The copper price has surged a further 17% in the first four months of 2021 to more than $12,000 per metric tonne in April.

This period has coincided with a 25% increase in copper production at BHP’s Olympic Dam for the nine months to March 2021.

South Australia’s largest copper mine produced 100,000 tonnes of copper in the second half of 2020 and a further 55,000 tonnes in the March quarter this year, the highest quarterly production at Olympic Dam in the past five years.

South Australia’s next largest copper producer, Oz Minerals, also reported significant increases in copper production for the second half of 2020 at its South Australian mines at Prominent Hill and Carrapateena.

This was mainly due to the ramping up of production at Carrapateena, which began commercial operation in late 2019.

Other contributors to the 2020 production figures were opals, $17.1 million (down from $18.46 million in 2019), industrial minerals, $277.4 million in 2020 (down from $509.9 million in 2019). Construction materials such as limestone and dolomite were steady at $235 million.

According to figures from the South Australia Chamber of Mining and Energy (SACOME), the state government received $311 million in mining royalties for the 2019/20 financial year, up from $299 million the previous financial year and $207 million in 2015/16.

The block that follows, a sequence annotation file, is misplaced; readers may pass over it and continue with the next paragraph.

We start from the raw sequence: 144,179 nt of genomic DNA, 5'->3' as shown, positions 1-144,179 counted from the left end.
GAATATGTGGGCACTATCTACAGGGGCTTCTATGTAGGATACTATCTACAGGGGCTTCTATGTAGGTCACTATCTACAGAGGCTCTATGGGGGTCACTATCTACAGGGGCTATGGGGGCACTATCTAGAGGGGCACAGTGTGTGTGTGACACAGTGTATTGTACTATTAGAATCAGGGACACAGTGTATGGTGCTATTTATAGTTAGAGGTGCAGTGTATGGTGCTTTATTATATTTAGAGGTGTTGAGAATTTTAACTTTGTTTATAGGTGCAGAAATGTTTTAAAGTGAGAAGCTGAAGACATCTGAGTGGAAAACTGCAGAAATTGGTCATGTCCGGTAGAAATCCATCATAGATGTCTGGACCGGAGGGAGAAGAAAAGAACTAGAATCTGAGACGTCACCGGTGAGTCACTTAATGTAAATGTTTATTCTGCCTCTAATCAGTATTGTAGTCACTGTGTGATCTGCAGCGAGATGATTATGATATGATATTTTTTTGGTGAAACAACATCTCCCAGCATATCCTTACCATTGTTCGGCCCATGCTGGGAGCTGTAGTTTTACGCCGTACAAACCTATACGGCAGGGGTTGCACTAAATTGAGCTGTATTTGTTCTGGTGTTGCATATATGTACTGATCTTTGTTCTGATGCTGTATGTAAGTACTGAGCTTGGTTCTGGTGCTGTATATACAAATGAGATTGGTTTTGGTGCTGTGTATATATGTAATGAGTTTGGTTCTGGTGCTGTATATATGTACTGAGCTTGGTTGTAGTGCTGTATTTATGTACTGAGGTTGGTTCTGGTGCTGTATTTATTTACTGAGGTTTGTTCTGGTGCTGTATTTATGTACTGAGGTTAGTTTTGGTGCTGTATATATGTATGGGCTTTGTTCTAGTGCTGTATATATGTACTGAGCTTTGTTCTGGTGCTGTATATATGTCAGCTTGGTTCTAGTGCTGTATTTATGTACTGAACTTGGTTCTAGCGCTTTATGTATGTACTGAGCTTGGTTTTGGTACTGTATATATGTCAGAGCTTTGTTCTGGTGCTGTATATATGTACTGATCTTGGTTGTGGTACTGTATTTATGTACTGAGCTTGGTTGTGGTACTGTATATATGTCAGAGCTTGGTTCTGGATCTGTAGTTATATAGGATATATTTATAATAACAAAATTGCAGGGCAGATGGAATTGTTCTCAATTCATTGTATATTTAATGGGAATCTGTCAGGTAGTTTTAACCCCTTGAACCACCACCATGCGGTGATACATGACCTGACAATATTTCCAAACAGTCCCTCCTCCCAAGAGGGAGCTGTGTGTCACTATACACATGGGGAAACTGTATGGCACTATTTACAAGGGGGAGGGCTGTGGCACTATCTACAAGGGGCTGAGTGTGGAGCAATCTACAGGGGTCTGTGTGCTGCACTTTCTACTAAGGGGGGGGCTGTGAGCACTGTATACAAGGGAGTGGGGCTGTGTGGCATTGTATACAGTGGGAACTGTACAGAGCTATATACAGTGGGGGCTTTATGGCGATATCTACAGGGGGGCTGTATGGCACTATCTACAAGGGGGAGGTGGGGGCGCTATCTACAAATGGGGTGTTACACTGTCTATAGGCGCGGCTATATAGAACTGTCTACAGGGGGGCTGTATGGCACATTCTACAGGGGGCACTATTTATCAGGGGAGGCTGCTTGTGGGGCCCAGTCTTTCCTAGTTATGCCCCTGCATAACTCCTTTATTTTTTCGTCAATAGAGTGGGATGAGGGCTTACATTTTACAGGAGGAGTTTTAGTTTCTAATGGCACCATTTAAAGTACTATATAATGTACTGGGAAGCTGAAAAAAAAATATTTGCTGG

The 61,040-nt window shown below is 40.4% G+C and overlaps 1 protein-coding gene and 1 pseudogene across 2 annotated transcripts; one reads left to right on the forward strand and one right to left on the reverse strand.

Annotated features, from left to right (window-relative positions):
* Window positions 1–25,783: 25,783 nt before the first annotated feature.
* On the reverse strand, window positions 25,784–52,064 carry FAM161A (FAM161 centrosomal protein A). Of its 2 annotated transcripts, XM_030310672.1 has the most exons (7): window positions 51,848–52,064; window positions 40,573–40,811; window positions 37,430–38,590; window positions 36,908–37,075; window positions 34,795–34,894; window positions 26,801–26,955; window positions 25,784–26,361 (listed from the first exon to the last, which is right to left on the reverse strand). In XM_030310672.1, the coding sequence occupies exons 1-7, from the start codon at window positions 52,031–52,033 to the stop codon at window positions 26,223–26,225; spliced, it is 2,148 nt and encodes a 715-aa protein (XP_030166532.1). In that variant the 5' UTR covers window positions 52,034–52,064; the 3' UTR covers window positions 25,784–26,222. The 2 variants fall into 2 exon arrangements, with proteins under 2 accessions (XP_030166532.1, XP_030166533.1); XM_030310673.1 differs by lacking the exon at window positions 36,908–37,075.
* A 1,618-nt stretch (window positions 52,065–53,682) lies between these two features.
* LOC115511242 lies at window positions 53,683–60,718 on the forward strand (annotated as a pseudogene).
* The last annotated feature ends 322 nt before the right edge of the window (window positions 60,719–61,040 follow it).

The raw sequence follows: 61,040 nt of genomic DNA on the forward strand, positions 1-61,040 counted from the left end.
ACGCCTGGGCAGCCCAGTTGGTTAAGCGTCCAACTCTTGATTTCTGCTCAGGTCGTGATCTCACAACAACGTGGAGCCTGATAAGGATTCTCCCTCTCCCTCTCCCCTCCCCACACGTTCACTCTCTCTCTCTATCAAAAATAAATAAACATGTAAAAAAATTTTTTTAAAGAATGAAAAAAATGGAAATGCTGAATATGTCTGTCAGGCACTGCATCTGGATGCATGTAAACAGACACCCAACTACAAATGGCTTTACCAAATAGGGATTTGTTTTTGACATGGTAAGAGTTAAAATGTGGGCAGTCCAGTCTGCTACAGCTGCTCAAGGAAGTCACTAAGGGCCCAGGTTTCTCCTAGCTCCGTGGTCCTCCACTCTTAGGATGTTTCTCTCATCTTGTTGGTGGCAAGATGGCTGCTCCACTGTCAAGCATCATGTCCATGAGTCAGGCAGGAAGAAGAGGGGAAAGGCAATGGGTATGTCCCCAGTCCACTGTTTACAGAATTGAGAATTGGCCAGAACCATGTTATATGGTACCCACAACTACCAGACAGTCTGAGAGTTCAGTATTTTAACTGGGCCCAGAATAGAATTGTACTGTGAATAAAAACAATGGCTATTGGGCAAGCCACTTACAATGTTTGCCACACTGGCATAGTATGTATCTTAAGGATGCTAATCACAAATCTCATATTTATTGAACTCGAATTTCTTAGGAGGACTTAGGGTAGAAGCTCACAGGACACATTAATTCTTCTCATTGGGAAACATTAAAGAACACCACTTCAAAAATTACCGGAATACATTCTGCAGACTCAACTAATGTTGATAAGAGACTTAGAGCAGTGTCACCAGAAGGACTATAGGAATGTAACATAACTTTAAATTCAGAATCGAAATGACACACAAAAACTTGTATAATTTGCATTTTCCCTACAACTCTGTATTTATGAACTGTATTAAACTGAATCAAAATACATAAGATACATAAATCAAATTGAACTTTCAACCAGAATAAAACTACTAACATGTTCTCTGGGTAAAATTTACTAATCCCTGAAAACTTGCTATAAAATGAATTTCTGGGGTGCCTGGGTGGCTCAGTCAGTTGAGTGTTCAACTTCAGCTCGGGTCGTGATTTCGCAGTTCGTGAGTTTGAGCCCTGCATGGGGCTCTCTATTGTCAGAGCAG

SACOME CEO Rebecca Knol said although the 2020-21 State Budget predicted royalties to be $301 million this financial year, it was not yet known how the latest production figures would impact this figure.

“During 2020, the resources sector demonstrated both its resilience as a sector and its importance to the state’s economy,” she said.

“Copper, gold and iron ore were the driving forces behind the growth in 2020 with BHPs Olympic Dam, OZ Minerals Carapateena and Prominent Hill operations and SIMEC’s Middleback Ranges operation collectively contributed to this significant lift in productivity.